I am an attorney by training. My particular focus and passion is consumer finance and regulation. I started out working with people filing for bankruptcy leading up to the 2005 Reform Act, and was amazed at how bankruptcy laws act as an additional social safety net, allowing people to get out of the hole so that they aren’t scarred permanently. You couldn’t have a thriving start-up sector without bankruptcy; if you knew you couldn’t declare bankruptcy, you would never be able to start a company because you’d be at risk of getting permanently stuck with the debt.

Angela and I met my first day as a freshman in college. After graduating, I went to work for Bain & Co. doing management strategy consulting. I wanted to help businesses solve problems, learn to speak business lingo, and develop the skill of thinking like a consultant in 2×2 matrices and 3 bullet points. I then unlearned all of that going to law school at Yale, where you speak in 600 page briefs and footnotes. I was still interested in consumer finance. By that time, Dodd-Frank bill had made massive changes in the industry, and it gave me the opportunity to do some regulatory consulting work.

But after working with banks to implement the new rules, I realized that, while most of the time regulation is incredibly important, it often doesn’t help individual consumers. I wanted to engage more with people to empower them to make smarter financing decisions.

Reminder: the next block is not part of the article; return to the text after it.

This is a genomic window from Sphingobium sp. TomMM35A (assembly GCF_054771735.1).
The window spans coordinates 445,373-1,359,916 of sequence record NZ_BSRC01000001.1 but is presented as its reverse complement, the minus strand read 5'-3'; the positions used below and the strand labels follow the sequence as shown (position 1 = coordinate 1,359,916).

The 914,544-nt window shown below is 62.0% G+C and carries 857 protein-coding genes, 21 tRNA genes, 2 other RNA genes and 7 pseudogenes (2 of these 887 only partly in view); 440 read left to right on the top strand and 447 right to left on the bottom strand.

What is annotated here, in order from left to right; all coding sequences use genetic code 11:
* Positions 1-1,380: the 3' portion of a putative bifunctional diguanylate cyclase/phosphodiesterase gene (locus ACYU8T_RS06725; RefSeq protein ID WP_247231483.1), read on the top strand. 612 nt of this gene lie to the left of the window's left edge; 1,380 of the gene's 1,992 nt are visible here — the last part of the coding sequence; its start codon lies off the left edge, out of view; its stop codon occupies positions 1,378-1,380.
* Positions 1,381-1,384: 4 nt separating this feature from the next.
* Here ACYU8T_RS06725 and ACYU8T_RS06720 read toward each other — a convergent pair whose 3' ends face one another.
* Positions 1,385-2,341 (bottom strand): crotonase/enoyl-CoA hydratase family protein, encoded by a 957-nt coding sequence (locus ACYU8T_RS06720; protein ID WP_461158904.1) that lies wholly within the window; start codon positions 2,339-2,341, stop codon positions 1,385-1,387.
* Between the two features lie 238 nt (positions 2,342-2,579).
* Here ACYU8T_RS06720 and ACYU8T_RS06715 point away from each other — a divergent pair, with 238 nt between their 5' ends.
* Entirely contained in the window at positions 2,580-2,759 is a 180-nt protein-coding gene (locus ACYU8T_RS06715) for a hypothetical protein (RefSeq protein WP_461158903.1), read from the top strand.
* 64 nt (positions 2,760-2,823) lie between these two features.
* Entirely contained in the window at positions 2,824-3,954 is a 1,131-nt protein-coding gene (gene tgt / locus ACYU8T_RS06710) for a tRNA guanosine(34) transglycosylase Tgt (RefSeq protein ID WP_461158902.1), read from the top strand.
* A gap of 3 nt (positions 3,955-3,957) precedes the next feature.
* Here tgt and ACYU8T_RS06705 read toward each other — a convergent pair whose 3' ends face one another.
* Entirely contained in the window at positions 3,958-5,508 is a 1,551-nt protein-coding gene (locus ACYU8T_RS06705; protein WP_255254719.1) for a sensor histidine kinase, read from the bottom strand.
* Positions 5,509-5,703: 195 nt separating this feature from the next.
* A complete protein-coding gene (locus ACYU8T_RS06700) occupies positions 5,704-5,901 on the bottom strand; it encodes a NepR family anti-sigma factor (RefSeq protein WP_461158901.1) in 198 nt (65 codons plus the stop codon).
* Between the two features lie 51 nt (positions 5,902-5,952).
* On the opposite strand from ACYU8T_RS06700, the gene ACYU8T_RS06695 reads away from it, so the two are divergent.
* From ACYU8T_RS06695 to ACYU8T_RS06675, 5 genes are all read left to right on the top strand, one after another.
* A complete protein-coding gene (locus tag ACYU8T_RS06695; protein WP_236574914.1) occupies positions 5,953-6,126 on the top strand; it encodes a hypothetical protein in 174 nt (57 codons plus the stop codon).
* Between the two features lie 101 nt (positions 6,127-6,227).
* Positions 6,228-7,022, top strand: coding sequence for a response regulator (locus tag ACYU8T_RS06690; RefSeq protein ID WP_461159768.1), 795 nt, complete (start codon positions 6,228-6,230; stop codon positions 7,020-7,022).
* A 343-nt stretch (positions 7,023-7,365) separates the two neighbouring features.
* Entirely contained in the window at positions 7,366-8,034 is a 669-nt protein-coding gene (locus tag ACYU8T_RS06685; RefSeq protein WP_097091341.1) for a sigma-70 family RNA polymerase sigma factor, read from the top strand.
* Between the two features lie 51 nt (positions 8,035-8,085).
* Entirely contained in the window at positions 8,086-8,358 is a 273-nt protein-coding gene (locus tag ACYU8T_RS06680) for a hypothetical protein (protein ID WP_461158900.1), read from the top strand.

At the end of clerking – I worked for two judges, one in Delaware (home of corporate law) and one for the U.S. Second Circuit in New York – I met the person that would become the cofounder of my consumer auto finance company, Outside Financial. I actually deleted his email at first because I thought it was too crazy an idea to become the founder of a startup. I’m more risk-averse; Angela is the entrepreneurial one. But I “undeleted” the email and forwarded it to Angela. We decided that since she had job stability and health insurance, it would be amazing to operate in this innovation space as the founder of my own company. We’ve been running it for 3 years now, operating remotely – my cofounder is still in New York. It has been a fascinating learning experience being in a startup on every level.

Outside of work, my personal passion is rock climbing – I love to climb, I would climb every day if I could. I’m also a competitive crossword puzzler. We also have a nine-year old son, who we spent most of our other free time with. He wants to be an entrepreneur when he grows up, so I guess we’re doing something right.


What led you to taking an interest in angel investing, and TCA in particular?



There’ve been a number of paths that led us to angel investing. We’ve both felt some skittishness around the future growth of the market, and we were looking at alternative ways to invest our money. We both also firmly believe in the power of innovation and entrepreneurship when it comes to growth and opportunity, and we believe in building and investing in our community. We love San Diego, and we want more companies to thrive here so that people can have great qualities of life here. San Diego has developed such a strong and rich community and we see entrepreneurship as a great path for continuing to grow and enrich that community.